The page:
VAT and the Domestic Reverse Charge for construction services
26th April 2019
VAT domestic reverse charge for construction services
After this month’s introduction of Making Tax for VAT, October 2019 sees further major changes to VAT with the introduction of a domestic reverse charge for the construction industry. The effect will be that the buyer will be responsible for paying the VAT rather than the supplier. This change has been brought about by the increase in missing trader fraud in the construction industry where shell companies are taken over to operate alongside actual construction services. HMRC estimate that the impact of this measure will recover up to £140million per year.
The measure has no effect on individuals, in the regulations referred to as “End Users”as it only affects businesses.
In practice this will mean that suppliers of standard and reduced rates construction services will no longer have the responsibility to collect, and pay to HMRC the VAT on their supplies. Instead the customer will account for the VAT under a reverse charge arrangement. That is, the customer will account for the VAT as if the supply were made to itself. Similar arrangements have been in force when supplies are received from EU member states and for other domestic supplies of mobile phones, computer chips, wholesale gas, electricity and telecommunications and emissions allowances.
The impact of this will be to remove the risk that the supplier doesn’t account for the VAT element of it’s supply to HMRC.
Which supplies will apply?
The list of services covered by this measure is similar to this covered by the Construction Industry Scheme (CIS) and so not only construction services but also alteration or repair of buildings, some electrical and plumbing work and site clearance will be covered. In addition to the way CIS operates, materials will also be subject included in the reverse charge.
The charge applies to the following building and construction services:
- construction, alteration, repair, extension, demolition or dismantling of buildings or structures (whether permanent or not), including offshore installations
- construction, alteration, repair, extension or demolition of any works forming, or to form, part of the land, including (in particular) walls, road-works, power-lines, electronic communications apparatus, aircraft runways, docks and harbours, railways, inland waterways, pipe-lines, reservoirs, water-mains, wells, sewers, industrial plant and installations for purposes of land drainage, coast protection or defence
- installation in any building or structure of systems of heating, lighting, air-conditioning, ventilation, power supply, drainage, sanitation, water supply or fire protection
- internal cleaning of buildings and structures, so far as carried out in the course of their construction, alteration, repair, extension or restoration
- painting or decorating the internal or external surfaces of any building or structure
- services included in the preparation or completion of the list of services above including site clearance, earth moving excavation, tunnelling and boring, laying of foundations, erection of scaffolding, site restoration, landscaping and provision of access roadways.
Which supplies are excluded?
HMRC published the following list of supplies which, if supplied on their own are excluded from the scheme:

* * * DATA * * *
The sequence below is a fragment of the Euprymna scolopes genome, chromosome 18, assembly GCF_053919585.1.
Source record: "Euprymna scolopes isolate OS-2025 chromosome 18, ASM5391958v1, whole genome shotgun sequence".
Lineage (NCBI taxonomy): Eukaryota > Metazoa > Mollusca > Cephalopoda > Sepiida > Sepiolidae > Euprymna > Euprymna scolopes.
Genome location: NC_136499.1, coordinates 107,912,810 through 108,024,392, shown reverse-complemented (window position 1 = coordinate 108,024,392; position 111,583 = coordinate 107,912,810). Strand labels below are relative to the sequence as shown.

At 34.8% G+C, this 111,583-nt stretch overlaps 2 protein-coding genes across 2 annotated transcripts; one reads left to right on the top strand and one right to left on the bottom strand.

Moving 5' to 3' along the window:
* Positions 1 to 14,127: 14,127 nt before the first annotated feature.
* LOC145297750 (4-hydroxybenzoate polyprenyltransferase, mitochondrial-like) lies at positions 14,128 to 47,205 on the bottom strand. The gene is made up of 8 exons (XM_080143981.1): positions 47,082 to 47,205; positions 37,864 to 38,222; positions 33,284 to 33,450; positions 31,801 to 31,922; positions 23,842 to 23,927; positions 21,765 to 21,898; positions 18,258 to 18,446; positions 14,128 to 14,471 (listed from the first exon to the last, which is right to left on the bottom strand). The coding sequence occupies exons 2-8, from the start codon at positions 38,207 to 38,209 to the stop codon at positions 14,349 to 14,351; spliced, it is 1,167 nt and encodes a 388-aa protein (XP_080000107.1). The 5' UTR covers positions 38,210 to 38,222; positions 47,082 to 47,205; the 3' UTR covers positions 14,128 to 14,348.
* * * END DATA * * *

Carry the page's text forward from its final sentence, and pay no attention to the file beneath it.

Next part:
- drilling for, or extraction of, oil or natural gas
- extraction (whether by underground or surface working) of minerals and tunnelling or boring, or construction of underground works, for this purpose
- manufacture of building or engineering components or equipment, materials, plant or machinery, or delivery of any of these things to site
- manufacture of components for systems of heating, lighting, air-conditioning, ventilation, power supply, drainage, sanitation, water supply or fire protection, or delivery of any of these things to site
- the professional work of architects or surveyors, or of consultants in building, engineering, interior or exterior decoration or in the laying-out of landscape
- the making, installation and repair of artistic works, being sculptures, murals and other works which are wholly artistic in nature
- sign writing and erecting, installing and repairing signboards and advertisements
- the installation of seating, blinds and shutters
- the installation of security systems, including burglar alarms, closed circuit television and public address systems
If there is a mixed supply of included and excluded supplies, then the domestic reverse charge will apply to the whole supply.
How will this affect you?
- You will need to amend your software to ensure that it can accommodate the new domestic reverse charge so that it can be reported directly to HMRC.
- You will need to consider the effect on your cashflow. Currently your customer will pay your invoices inclusive of VAT. You then have the benefit of this cash until payment of your VAT liability is due. This cashflow benefit can be up to 3 months and will from October 2019 cease as your customer will retain the cash.
- Before supplying a customer you will need to ascertain whether they are VAT registered, that the supply falls under the terms of the scheme and whether the customer is an end user.
How can we help you?
James Scott can look at your current construction transactions to identify those that would fall into the new scheme, we can also look into how your software can be adapted to ensure compliance with both MTD and domestic reverse charge rules. If you would like to arrange a meeting to discuss this or any other issues you may have with your business, please use our contact form and we will get in touch.